The Lake Park Perspective

The Student News Site of Lake Park High School

The Lake Park Perspective

The Lake Park Perspective

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Frankie Ponzio (center, LP ‘24,), Jack Colucci (back left, LP ‘27), Javarius Lane (back center, LP ‘26), and Brinly Wilson (back right, LP ‘24), perform in their One Act play,
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For Narnia! Chronicles an excellent holiday wrap-up

Peter (left) and Fenris Ulf (right) duke it out as Aslan’s followers tensely watch in LP Theater’s recent performance of The Chronicles of Narnia.

It’s finally here, the last theatre production of 2023. We started in March with the Harry Potter rewrite of Puffs, dazzled with The Drowsy Chaperone, and ended with the highly-anticipated The Lion, the Witch, and the Wardrobe, All the amazing productions in between–Frozen Jr., Aladdin and the Wonderful Lamp, Clue, and Plaza Suite–made this calendar year one to remember.
Under Mr. Erik Uppling as director and Mia Mannella (LP ‘24) as Stage Manager, LWW followed siblings Peter (Julian Mostowski, LP ‘25), Sarah (Eden Strahan, LP ‘24), Lucy (Kaylee Kartholl, LP ‘27), and Edmund (Jack Colucci, LP ‘27) and their escape from WWII’s Battle of Britain towards the countryside. Upon entering an old wardrobe, they are transported to the magical realm of Narnia, where it’s always winter but never Christmas–at least not with the witch *I mean queen* in charge.
As any classic hero would, the four children temporarily leave behind their earthly lives and venture on dangerous quests throughout Narnia, prophesied to take back the throne from the ‘queen’ (Brinly Wilson, LP ‘24) for the lion king Aslan (Phillip Howlett, LP ‘26).
With literal time-slowing battle scenes and a huge host of amusing background characters, the show never fails to entertain. This was exemplified by Mrs. and Mr. Beaver (Dani Iskra and Luke Thomas, LP ‘26), who serve as faithful guides to the protagonists. I wasn’t sure what to make of their affirmation that humans should be higher than other animals (though a general analysis could soon grace this paper), but their whimsical home life and commitment to hospitality made them excellent characters.
Mr. Tumnus (Chris Raymond, LP ‘24) is my bet for the probable fan-favorite. This faun (half goat, half human) brought such positive energy even when the queen’s dark forces drew stronger, and even when he doubted himself, he and the rest of Aslan’s army demonstrated that everyone’s talent lies in their unique place. You could even see this in less obvious places. Many non-human animals made up the background cast, often commenting on the state of Narnia. I noticed the fox (Aayush Sharma, LP ‘27) subtly interacting with the audience, at one point seeming to mouth, “Which way did he go? That way? Thanks,” before the cast walked off towards their destination.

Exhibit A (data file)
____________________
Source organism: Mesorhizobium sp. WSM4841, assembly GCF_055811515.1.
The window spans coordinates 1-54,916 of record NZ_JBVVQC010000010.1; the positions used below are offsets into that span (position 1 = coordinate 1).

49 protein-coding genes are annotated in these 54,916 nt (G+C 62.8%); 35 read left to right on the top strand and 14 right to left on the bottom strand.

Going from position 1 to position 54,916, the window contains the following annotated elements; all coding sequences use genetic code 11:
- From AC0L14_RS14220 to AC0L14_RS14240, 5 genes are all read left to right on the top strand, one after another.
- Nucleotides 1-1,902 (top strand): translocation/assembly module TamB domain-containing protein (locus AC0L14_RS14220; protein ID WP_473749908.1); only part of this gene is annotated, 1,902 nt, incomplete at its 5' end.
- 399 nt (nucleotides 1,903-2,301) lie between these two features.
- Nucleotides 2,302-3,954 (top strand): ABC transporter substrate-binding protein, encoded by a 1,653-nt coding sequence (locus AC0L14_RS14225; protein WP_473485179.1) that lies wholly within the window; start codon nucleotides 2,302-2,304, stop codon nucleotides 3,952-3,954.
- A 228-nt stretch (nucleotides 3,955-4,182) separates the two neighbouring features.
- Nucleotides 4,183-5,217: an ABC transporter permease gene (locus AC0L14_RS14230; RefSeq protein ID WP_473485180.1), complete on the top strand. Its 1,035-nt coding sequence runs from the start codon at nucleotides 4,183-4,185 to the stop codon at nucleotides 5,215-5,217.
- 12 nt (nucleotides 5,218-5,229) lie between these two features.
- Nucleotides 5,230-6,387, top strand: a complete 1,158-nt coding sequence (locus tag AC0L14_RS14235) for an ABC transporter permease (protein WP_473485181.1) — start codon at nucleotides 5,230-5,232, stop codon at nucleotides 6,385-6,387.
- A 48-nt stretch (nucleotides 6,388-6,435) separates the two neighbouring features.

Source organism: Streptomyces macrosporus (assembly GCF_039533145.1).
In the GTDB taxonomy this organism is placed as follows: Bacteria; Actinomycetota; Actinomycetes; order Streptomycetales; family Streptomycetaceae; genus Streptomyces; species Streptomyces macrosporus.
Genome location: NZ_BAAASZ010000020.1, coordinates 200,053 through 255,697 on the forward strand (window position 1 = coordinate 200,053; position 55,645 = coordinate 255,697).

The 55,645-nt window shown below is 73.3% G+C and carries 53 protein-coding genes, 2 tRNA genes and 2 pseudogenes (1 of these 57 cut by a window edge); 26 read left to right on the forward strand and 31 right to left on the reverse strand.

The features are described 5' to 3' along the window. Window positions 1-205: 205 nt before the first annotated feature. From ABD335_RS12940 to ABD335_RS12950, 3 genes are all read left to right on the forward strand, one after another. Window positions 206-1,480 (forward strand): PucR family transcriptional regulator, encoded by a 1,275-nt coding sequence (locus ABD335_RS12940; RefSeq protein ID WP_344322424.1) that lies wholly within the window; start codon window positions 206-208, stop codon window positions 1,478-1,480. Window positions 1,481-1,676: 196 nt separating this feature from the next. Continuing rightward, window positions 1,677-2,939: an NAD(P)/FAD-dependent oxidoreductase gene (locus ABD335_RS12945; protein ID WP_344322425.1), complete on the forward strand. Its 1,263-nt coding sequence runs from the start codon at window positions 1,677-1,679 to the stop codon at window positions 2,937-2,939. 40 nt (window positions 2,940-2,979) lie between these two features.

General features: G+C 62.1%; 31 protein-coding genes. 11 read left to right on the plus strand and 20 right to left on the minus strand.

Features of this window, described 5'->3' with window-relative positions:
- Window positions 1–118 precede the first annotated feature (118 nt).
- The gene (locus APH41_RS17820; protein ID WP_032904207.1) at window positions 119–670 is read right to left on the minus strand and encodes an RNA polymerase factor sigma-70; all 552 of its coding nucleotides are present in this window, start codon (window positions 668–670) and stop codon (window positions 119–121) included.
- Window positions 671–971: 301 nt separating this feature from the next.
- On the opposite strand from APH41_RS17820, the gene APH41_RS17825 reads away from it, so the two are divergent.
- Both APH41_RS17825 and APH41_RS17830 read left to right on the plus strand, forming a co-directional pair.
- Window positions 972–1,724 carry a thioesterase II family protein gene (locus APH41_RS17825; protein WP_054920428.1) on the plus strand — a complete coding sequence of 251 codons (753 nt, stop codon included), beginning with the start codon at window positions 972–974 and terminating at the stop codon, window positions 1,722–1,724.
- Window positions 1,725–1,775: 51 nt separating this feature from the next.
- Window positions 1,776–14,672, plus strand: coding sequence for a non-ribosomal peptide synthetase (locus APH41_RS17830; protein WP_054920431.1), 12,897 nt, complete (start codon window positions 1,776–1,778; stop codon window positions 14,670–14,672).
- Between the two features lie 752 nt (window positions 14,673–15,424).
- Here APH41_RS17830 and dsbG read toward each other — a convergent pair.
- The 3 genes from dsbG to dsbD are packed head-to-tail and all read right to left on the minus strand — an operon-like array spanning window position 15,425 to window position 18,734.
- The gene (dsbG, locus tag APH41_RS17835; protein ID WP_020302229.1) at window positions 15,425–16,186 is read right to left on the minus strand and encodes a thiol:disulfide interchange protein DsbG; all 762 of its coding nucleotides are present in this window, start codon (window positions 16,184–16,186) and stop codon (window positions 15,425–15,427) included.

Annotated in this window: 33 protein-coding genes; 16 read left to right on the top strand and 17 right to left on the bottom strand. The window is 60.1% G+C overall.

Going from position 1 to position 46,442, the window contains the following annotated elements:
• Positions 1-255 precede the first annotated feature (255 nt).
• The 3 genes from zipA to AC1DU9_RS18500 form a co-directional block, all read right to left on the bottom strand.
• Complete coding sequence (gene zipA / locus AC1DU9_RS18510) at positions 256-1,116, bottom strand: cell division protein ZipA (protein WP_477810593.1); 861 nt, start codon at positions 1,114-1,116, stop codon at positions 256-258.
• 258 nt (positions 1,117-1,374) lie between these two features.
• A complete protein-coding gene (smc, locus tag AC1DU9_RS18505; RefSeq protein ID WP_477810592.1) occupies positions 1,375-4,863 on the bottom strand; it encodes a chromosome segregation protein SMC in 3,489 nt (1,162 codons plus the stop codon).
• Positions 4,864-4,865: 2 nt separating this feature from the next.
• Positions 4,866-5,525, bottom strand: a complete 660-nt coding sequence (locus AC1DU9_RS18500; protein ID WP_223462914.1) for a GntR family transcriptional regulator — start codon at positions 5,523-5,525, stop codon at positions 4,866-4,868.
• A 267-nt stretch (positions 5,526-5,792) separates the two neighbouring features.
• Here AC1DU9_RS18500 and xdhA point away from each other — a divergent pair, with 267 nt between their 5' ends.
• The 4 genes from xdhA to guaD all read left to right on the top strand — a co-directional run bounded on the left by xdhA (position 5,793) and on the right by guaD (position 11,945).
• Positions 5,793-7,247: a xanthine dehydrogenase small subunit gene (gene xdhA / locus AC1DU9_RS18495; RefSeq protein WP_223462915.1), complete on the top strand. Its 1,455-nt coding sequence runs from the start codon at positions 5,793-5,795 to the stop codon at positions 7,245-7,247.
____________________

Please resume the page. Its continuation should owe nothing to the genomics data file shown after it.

Scripted or not, it’s moments like these that spice up the presentation and give the show a feeling of fluidity the audience can get behind. Then of course there were the British accents and the Turkish delights, Edmund’s favorite candy.
Each production had candy grams available, where the students involved can receive candy along with messages from the fans. With mixed reviews, the Narnia students were given some delights that, though I didn’t taste any, looked amazing and were regardless a nice thematic touch.
Even as someone who’s never seen any of the Narnia chronicles, this was one of my favorite Lake Park productions.
The professional fight choreographer has been hyped for so long and it definitely paid off. Peter’s sword duel with royal guard Fenris Ulf (Julia Kelly, LP ‘25) and the final battle with the witch brought a different kind of excitement to the stage that I can’t remember seeing before.
But that wasn’t all. Narnia went from hard-hitting sword fights to magical moments of wonder and back again. Notably, near the end of the play, the iconic streetlight actually lit up, cutting through the darkness of the auditorium. When a real streetlight goes bright like that, it’s no small experience–I could see the surprise and excitement on the face of the audience.
I’m proud to say that, for this theatre season, I’ve missed only one single production: the second showing of Plaza Suite in November. Seeing Frozen, Aladdin, two editions of Plaza Suite, and all three editions of Clue and Narnia may seem repetitive, but it’s always worthwhile to sit in a new spot or look for something small you missed the first time. At the time of publication, the One Acts are just around the corner, and I expect to be at all of those as well.
Just before the final battle, Peter exclaims to Aslan’s followers, “If this is indeed our last day, let it be done with honor and valor!”
For 2023’s last play, the curtain call came in the same fashion. I heartily agree with Tumnus: I’m so glad I came.

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Philip Sullivan
Philip Sullivan, Senior Editor
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